Booker T. Washington : biography
Historians today often describe Washington as either a visionary capable of "read[ing] minds with the skill of a master psychologist" who expertly played the political game in 19th century Washington by its own rules; or as a typical self-serving, crafty narcissist who threatened and punishing those in the way of his personal interests, traveled with an entourage and spend much time fundraising, signing autographs and giving flowery patriotic speeches with lots of flag waving – acts more indicative of an artful political boss than an altruistic civil rights leader.
While his opponents called his powerful network of supporters the "Tuskegee Machine," Washington maintained control because of his ability to gain support of numerous groups including influential whites and the black business, educational and religious communities nationwide. He advised on financial donations from philanthropists, and avoided antagonizing white Southerners with his accommodation to the political realities of the age of Jim Crow segregation.
Tuskegee Normal and Industrial Institute
Booker T. Washington’s house at [[Tuskegee University]] The organizers of the new all-black state school called Tuskegee Normal and Industrial Institute in Alabama found the energetic leader they sought in 25-year-old Washington. He believed that with self-help, people could go from poverty to success. The new school opened on July 4, 1881, initially using space in a local church. The next year, Washington purchased a former plantation, which became the permanent site of the campus. Under his direction, his students literally built their own school: making bricks, constructing classrooms, barns and outbuildings; and growing their own crops and raising livestock; both for learning and to provide for most of the basic necessities.. Both men and women had to learn trades as well as academics. Washington helped raise funds to establish and operate hundreds of small community schools and institutions of higher educations for blacks.. The Tuskegee faculty used all the activities to teach the students basic skills to take back to their mostly rural black communities throughout the South. The main goal was not to produce farmers and tradesmen, but teachers of farming and trades who taught in the new schools and colleges for blacks across the South. The school expanded over the decades, adding programs and departments, to become the present-day Tuskegee University.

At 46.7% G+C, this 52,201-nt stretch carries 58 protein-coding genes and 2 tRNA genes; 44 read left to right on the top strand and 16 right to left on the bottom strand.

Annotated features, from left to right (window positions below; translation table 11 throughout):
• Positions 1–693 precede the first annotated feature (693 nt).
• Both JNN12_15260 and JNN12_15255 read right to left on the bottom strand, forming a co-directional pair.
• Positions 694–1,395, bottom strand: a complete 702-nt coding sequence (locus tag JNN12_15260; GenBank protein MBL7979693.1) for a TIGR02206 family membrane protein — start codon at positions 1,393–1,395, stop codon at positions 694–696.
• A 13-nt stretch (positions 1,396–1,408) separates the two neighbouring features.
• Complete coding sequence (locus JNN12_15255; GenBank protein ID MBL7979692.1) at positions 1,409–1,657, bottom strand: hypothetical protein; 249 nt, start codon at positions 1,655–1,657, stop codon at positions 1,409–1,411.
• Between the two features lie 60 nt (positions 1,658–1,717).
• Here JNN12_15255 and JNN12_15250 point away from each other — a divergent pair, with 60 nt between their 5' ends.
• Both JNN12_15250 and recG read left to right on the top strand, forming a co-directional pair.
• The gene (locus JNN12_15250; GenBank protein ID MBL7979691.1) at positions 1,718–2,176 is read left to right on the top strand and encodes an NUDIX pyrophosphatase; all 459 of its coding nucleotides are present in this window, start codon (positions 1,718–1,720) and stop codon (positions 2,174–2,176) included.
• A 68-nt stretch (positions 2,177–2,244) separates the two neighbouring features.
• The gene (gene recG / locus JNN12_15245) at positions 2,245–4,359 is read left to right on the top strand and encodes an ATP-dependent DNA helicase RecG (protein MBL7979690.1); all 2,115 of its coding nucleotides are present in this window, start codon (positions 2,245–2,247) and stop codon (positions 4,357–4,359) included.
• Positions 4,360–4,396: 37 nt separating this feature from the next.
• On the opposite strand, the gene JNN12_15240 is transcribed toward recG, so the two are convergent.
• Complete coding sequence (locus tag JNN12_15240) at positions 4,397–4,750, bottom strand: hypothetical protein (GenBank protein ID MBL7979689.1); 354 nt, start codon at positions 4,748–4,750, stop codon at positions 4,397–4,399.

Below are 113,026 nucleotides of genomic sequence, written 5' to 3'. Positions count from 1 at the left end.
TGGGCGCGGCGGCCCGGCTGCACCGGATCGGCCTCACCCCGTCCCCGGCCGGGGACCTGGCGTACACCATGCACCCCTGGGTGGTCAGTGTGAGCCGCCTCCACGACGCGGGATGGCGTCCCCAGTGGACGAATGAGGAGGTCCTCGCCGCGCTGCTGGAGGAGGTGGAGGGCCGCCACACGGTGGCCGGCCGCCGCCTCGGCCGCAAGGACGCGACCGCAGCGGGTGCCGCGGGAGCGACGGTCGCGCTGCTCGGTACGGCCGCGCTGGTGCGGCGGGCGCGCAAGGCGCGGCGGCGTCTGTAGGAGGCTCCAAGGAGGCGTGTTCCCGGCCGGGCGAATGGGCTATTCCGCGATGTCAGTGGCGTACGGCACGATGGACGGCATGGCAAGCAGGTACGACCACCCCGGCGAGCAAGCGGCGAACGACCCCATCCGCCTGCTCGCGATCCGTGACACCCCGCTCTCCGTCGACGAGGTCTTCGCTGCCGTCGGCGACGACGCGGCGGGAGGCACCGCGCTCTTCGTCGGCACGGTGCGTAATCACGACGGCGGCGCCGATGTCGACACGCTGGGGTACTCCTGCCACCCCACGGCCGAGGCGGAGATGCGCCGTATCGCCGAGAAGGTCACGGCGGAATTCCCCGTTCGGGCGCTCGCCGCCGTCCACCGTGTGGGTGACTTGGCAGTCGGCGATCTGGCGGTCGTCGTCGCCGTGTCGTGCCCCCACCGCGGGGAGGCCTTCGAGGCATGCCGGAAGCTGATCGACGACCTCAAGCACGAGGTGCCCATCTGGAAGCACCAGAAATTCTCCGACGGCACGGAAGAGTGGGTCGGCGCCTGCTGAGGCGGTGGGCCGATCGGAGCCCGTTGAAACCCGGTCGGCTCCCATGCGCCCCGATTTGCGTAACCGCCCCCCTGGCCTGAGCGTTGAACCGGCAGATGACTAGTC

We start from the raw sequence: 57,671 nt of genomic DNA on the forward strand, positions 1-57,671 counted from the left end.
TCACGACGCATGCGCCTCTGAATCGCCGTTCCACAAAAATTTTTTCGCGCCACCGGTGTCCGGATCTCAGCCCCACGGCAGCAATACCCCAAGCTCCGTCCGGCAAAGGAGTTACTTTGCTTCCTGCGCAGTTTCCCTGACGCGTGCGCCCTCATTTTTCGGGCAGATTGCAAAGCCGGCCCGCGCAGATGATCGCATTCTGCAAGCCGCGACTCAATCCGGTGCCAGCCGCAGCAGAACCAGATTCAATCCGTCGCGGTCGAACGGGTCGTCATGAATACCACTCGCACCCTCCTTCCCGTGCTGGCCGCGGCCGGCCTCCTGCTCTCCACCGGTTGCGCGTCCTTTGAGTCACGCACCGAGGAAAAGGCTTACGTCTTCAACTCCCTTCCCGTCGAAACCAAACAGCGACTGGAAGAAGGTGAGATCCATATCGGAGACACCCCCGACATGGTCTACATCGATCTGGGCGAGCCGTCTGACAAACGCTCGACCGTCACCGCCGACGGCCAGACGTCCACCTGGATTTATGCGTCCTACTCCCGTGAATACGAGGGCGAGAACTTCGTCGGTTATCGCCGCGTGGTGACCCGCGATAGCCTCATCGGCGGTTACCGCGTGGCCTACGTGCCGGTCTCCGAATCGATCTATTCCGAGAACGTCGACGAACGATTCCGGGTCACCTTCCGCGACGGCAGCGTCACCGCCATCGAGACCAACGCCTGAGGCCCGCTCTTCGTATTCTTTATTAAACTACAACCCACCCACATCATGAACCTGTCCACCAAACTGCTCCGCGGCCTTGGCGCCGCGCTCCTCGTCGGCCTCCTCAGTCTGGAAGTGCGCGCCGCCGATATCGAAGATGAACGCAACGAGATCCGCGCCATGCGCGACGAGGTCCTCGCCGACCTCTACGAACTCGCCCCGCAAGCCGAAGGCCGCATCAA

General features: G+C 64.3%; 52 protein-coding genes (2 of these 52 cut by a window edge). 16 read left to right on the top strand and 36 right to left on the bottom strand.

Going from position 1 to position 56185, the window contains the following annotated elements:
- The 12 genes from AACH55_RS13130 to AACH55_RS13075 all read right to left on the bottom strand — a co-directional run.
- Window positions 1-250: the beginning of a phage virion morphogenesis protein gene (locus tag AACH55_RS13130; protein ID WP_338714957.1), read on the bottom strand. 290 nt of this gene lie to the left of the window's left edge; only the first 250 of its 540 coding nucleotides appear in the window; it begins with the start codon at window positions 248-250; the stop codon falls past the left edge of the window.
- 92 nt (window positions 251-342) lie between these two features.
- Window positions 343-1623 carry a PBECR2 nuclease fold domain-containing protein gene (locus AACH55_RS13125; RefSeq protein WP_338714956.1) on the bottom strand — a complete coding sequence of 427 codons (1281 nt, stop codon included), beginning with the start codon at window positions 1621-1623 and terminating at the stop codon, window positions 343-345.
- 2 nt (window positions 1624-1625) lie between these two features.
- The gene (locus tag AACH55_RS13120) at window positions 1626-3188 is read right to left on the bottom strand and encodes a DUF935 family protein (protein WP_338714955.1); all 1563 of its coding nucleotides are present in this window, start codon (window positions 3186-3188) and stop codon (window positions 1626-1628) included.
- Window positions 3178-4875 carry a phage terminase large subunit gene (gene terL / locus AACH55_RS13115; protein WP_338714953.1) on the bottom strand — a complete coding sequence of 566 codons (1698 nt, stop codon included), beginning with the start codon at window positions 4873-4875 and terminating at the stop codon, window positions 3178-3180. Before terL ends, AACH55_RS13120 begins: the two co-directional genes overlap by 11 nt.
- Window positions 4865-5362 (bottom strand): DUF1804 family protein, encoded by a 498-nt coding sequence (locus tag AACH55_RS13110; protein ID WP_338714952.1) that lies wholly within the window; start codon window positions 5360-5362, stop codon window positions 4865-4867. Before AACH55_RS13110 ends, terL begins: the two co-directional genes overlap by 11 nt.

Washington expressed his aspirations for his race in his direction of the school. He believed that by providing needed skills to society, African Americans would play their part, leading to acceptance by white Americans. He believed that blacks would eventually gain full participation in society by acting as responsible, reliable American citizens. Shortly after the Spanish-American War, President William McKinley and most of his cabinet visited Washington. He led the school until his death in 1915. By then Tuskegee’s endowment had grown to over $1.5 million, compared to its initial $2,000 annual appropriation.
Politics and the Atlanta Compromise
Washington’s 1895 Atlanta Exposition address was viewed as a "revolutionary moment" by both African-Americans and whites across the country. Then W. E. B. Du Bois supported him, but they grew apart as Du Bois sought more action to remedy disenfranchisement and lower education. After their falling out, Du Bois and his supporters referred to Washington’s speech as the "Atlanta Compromise" to express their criticism that Washington was too accommodating to white interests.
Washington advocated a "go slow" approach to avoid a harsh white backlash. The effect was that many youths in the South had to accept sacrifices of potential political power, civil rights and higher education. His belief was that African-Americans should "concentrate all their energies on industrial education, and accumulation of wealth, and the conciliation of the South." Washington valued the "industrial" education, as it provided critical skills for the jobs then available to the majority of African-Americans at the time, as most lived in the South, which was overwhelmingly rural and agricultural. He thought these skills that would lay the foundation for the creation of stability that the African-American community required in order to move forward. He believed that in the long term "blacks would eventually gain full participation in society by showing themselves to be responsible, reliable American citizens." His approach advocated for an initial step toward equal rights, rather than full equality under the law. It would be this step that would provide the economic power to back up their demands for equality in the future. This action, over time, would provide the proof to a deeply prejudiced white America that they were not in fact "’naturally’ stupid and incompetent."